Dustin Pedroia could make this work, at least for a year or so, which is the only reason it is being mentioned at all. The spunky second baseman of the Red Sox is the consummate team guy and the definition of instinctive baseball player, and he is, above all else, a winner.
He is just far better off as a second baseman than he is as a shortstop.
So are the Red Sox.
And they all know it.
Desperation can lead people to do unorthodox things, of course, and the Red Sox are not desperate in the extreme sense of the word. They are, however, a little desperate nonetheless. At the moment, Jason Bay is a free agent while David Ortiz and Mike Lowell are both entering the final year of their contracts, all while the Sox are operating without any real solutions in their player development system.
For those of you who still think the Red Sox offense is going to be fine, ask yourselves this: if the Sox were concerned enough a year ago to offer Mark Teixeira the richest contract in club history – eight years, $170 million – how concerned are they now? The bottom of the batting order has been an ongoing concern since the 2008 postseason. In 2010, the middle of the order will be an issue, too.
Here’s why all of this relates to Pedroia, who has been both a Gold Glove and Silver Slugger winner at his current position: if the Red Sox move him to shortstop, it obviously would be in an attempt to deepen their lineup. In the AL last season, shortstops had the lowest combined OPS of any positional players and the Red Sox ranked 10th among the 14 clubs. At second base, the Red Sox ranked third. Be it through trade or free agency, the Red Sox are far more likely to find a reasonably productive second baseman these days than they are a shortstop, which is how the idea of moving Pedroia got its start.
Know what that means? It means the Sox are now looking for significant offense from their middle infielders because they know they are not likely to get it from other parts of their lineup, most notably from the designated hitter.
At the moment, all of this relates directly to the Sox’ decision to cut free Alex Gonzalez, who signed last week with the Toronto Blue Jays for $2.75 million, though money had absolutely nothing to do with Boston’s decision. (The Red Sox were prepared to offer roughly $3 million.) The reason the Red Sox weren’t willing to commit to Gonzalez then is because they wanted more time to find a better offensive shortstop. At worst, the Sox can always find someone like Adam Everett (a free agent) to play shortstop. At best, they find someone who can play close to the same defense with much better offensive upside.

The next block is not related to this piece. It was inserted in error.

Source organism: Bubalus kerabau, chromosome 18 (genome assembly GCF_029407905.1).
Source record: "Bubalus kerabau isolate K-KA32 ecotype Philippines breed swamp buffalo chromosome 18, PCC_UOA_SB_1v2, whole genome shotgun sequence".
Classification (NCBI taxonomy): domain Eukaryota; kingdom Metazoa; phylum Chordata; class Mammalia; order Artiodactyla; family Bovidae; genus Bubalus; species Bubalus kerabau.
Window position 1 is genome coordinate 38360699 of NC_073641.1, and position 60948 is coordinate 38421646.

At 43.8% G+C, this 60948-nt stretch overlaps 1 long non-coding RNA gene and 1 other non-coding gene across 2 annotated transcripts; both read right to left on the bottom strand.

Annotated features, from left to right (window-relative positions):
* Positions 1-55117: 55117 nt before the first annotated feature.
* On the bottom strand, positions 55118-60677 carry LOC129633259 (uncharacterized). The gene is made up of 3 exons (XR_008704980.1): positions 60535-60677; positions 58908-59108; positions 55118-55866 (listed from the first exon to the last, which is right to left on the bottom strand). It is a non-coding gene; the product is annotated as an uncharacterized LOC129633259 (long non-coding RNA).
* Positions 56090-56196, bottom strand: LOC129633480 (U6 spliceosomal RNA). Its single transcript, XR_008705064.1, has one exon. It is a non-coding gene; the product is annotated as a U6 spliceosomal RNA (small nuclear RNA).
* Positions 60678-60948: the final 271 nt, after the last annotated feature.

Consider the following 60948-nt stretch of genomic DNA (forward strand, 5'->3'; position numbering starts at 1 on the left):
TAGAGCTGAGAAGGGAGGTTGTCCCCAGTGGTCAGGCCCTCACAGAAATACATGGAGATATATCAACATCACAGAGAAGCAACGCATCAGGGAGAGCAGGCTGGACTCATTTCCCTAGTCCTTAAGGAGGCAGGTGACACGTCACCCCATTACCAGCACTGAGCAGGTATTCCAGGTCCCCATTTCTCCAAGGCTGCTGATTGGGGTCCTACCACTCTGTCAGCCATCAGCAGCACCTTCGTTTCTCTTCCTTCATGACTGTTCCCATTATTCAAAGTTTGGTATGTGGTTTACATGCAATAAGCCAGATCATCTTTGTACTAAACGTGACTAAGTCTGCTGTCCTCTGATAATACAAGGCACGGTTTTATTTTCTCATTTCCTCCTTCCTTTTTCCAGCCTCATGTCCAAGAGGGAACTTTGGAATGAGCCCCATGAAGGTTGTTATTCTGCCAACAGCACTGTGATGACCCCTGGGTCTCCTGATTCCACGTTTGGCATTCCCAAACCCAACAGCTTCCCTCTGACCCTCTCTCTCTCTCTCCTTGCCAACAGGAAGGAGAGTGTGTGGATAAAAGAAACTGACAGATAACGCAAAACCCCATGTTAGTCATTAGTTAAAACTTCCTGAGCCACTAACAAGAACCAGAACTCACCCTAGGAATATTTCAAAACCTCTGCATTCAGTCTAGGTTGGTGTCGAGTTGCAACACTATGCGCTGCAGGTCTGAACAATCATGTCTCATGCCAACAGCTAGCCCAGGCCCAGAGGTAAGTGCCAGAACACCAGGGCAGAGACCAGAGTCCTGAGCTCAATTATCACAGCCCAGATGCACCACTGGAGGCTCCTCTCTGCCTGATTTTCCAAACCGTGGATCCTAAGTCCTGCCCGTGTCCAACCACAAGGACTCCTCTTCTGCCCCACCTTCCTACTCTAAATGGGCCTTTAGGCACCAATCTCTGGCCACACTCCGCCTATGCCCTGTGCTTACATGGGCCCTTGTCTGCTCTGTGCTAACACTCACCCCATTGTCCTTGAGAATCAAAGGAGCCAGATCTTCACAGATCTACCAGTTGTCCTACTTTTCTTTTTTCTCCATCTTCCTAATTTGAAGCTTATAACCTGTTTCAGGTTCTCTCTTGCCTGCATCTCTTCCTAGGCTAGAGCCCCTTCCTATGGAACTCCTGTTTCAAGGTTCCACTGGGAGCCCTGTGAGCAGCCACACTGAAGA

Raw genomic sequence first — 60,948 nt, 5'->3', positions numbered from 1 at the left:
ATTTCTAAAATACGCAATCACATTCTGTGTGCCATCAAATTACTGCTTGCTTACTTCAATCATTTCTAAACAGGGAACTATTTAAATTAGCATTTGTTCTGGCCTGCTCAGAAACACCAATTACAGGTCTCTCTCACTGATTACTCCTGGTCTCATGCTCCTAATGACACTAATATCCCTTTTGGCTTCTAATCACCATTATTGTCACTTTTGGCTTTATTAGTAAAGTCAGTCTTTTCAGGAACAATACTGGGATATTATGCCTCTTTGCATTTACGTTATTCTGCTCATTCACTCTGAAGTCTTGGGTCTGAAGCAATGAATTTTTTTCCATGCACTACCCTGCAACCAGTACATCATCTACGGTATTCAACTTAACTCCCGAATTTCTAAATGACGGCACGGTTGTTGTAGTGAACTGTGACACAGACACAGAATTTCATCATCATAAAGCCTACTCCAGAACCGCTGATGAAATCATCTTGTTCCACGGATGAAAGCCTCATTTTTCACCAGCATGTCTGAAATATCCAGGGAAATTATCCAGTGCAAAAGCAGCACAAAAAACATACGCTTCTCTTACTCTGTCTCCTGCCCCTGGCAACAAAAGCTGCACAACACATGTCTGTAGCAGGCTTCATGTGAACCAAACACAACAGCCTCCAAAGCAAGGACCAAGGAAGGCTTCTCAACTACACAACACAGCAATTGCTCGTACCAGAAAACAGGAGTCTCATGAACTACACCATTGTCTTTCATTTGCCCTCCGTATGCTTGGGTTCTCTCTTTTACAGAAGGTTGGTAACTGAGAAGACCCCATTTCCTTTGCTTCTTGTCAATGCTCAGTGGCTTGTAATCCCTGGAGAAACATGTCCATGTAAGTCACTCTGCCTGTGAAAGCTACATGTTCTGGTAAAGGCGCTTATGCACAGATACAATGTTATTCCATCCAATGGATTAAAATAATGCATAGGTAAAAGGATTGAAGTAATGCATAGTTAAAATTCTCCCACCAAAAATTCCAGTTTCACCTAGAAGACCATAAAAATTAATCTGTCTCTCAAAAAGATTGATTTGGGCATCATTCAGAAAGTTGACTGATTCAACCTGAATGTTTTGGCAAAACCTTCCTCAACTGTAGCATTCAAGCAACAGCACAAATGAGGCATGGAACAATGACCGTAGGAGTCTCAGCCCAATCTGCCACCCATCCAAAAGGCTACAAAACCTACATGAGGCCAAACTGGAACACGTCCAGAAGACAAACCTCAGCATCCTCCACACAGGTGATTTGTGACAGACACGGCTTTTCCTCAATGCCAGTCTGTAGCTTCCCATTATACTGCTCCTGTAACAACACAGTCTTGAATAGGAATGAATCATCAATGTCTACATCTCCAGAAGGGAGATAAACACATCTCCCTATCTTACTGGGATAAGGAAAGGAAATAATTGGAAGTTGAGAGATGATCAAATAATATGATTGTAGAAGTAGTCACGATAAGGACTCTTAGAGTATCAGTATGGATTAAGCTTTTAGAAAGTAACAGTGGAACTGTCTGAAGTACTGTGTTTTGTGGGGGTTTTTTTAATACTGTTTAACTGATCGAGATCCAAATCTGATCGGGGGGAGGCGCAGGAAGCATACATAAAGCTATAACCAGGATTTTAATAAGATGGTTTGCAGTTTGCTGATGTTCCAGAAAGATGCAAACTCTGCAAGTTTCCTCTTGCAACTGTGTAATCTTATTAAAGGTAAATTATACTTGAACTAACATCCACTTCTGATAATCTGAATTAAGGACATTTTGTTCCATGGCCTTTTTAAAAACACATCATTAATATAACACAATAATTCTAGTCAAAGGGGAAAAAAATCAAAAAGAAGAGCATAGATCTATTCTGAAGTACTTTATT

Or, if they choose, they can move Pedroia over and find another second baseman.
Let there be no doubt: Pedroia could play shortstop reasonably well. The primary concerns with Pedroia would be his range and arm strength, though he possesses such exceptional instincts that he could make up for some of what he lacks physically in both areas. For all of the criticisms that were made of someone like David Eckstein during his career as a shortstop – range and arm strength were chief among them – Eckstein was the starting shortstop on two World Series winners, one in the American League (the Angels, 2002) and one in the National League (the Cardinals, 2006).
For obvious reasons, Eckstein and Pedroia have been compared before. Throughout much of his career, many believed Eckstein would have made a far better second baseman than shortstop. The biggest difference between the two is that Eckstein never had Pedroia’s bat – nor did he have anything even remotely resembling it – which is why no manager in history ever would have considered batting Eckstein cleanup.
Let’s make all this clear: Pedroia could play shortstop well enough for the Sox to get by for a year, maybe two, until Jose Iglesias (or someone else) is ready to take over. The Sox would remain a playoff contender throughout. Pedroia has the instincts and the makeup to handle such a switch, and this entire discussion, more than anything else, is testament to his attitude and skill.
The problem is that the Red Sox would be making the move largely to account for other deficiencies, specifically in the middle of their lineup.
At the moment, what the Red Sox have in Pedroia is an elite all-around performer at his position, the kind of player that doesn’t grow on trees. Moving him to another position would be have been akin to making Jonathan Papelbon a starter in the earlier years of his career. Why dilute that? Why steal from one area to shore up another? Moving Pedroia to shortstop would be a short-term fix of the simplest kind, and the only reason to do it permanently would be if the Red Sox had a budding, can’t-miss prospect at second base.
The roles were a little different back then, but that is precisely what the Red Sox did during the spring of 1997 with Nomar Garciaparra and John Valentin.
Let’s be honest here, folks. The Red Sox need hitters and, at the moment, they need more than one. Finding a second baseman who can hit 10-15 homers and knock in 65 runs isn’t going to do the trick. Somewhere between now and Opening Day 2010 or 2011 – anyone else think this going to be a rebuilding year? – the Sox need to find a legitimate, middle-of-the order bat like Miguel Cabrera or Adrian Gonzalez, and that is in addition to resolving their current issue in left field, be it with Jason Bay or Matt Holliday.
We all know Dustin Pedroia can handle a challenge.
But is moving him to shortstop really going to solve the Red Sox’ longer-term problems?
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